Every seed packet sold has a set of instructions as to where, when, and how to plant, including pictures of local or nation-wide planting zones so you can find the area best suited for the seeds grown inside the packet
    Seventh, even today, seeds for flowers, fruits, vegetables, etc., are sold to be planted in specific climates. While today, with advanced technology and knowledge, it might be possible to grow a seed from one climate to another, in 600 B.C., that would not have been possible. The Pilgrims found in the 17th century that their seeds from Holland and England would not grow in Plymouth, New England, and they would have perished as a colony except for the help of local Indians who fed them and then helped them learn how to plant in the local soils seeds that would grow there.
    Eighth, the area at 30º South Latitude, where Lehi landed, is the only Mediterranean Climate in the Western/Southern Hemisphere, the only other one in the Western Hemisphere is in Central California in the Northern Hemisphere. These Mediterranean climates are classified under the Köeppen climate classification system as “Cs”—the “C” stands for warm temperature climates, where the average temperature of the coldest months is 64° F. The “s” stands for a dry season in the summer.  In the winter the Mediterranean climate, is mild and moist.  During the summer it is very hot and dry. The annual temperature range is between 30° and 100° F.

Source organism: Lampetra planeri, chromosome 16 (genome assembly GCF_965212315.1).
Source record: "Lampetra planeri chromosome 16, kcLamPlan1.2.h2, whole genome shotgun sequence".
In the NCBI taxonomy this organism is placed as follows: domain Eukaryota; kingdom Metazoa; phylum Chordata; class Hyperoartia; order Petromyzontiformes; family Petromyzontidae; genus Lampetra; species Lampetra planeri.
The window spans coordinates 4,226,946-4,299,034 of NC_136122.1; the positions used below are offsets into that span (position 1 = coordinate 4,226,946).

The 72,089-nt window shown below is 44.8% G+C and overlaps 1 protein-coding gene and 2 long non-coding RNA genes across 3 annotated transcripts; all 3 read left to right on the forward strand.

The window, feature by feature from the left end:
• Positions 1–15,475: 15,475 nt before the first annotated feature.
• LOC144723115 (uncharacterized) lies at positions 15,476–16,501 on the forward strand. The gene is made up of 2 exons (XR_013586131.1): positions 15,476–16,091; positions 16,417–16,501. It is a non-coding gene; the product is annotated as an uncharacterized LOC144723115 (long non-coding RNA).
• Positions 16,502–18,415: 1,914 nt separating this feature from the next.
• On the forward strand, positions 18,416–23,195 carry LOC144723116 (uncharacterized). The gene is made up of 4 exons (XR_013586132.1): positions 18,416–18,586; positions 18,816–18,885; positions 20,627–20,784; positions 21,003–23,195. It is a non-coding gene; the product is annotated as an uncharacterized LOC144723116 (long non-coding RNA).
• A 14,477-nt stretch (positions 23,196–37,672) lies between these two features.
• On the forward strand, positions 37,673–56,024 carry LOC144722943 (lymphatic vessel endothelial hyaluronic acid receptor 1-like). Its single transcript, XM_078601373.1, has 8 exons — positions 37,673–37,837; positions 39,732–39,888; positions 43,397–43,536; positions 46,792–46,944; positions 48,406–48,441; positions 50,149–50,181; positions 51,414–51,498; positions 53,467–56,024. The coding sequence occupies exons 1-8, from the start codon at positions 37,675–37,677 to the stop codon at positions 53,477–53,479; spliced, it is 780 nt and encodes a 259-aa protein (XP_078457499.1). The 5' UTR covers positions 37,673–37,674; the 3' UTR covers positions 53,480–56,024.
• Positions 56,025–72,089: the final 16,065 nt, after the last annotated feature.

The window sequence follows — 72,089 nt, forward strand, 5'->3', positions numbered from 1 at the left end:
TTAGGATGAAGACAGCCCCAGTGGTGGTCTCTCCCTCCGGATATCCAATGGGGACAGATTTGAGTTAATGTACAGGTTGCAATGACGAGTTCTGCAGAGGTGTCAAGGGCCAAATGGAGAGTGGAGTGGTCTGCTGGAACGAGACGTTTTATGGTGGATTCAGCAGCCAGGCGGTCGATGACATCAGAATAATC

Ninth, coastal Guatemala has a tropical rainforest type climate that is hot and wet all year, with temperatures remaining in the high 80s, while Mediterranean Climates are characterized by hot, dry summers and cool, wet winters.
Planting maize (corn) within velvetbean mulching in the lowlands of Guatemala. Once the velvetbeans reach 8-feet in height, the Kekchi slash the growth with machetes and chop it up into fine mulch through which the maize grows
    Tenth, wheat, barley and other European-type grains do not grow well in Guatemala—their principal crops are coffee, sugar, bananas, and cotton, followed by hemp, essential oils, and cacao. By comparison, Guatemala produced 15,459,000 tons of sugarcane compared to 1,109,000 tons of corn. But even corn, the largest produced grain in Guatemala, reaches only about 30 bushels per acre, while by comparison, corn in the United States averages 123 bushels per acre. Though Guatemala is the fastest growing market for wheat in the region (importing 424,000 tons annually), Guatemala produces only about 5,000 tons of wheat annually, and is the only wheat producer of any kind in all of Central America region.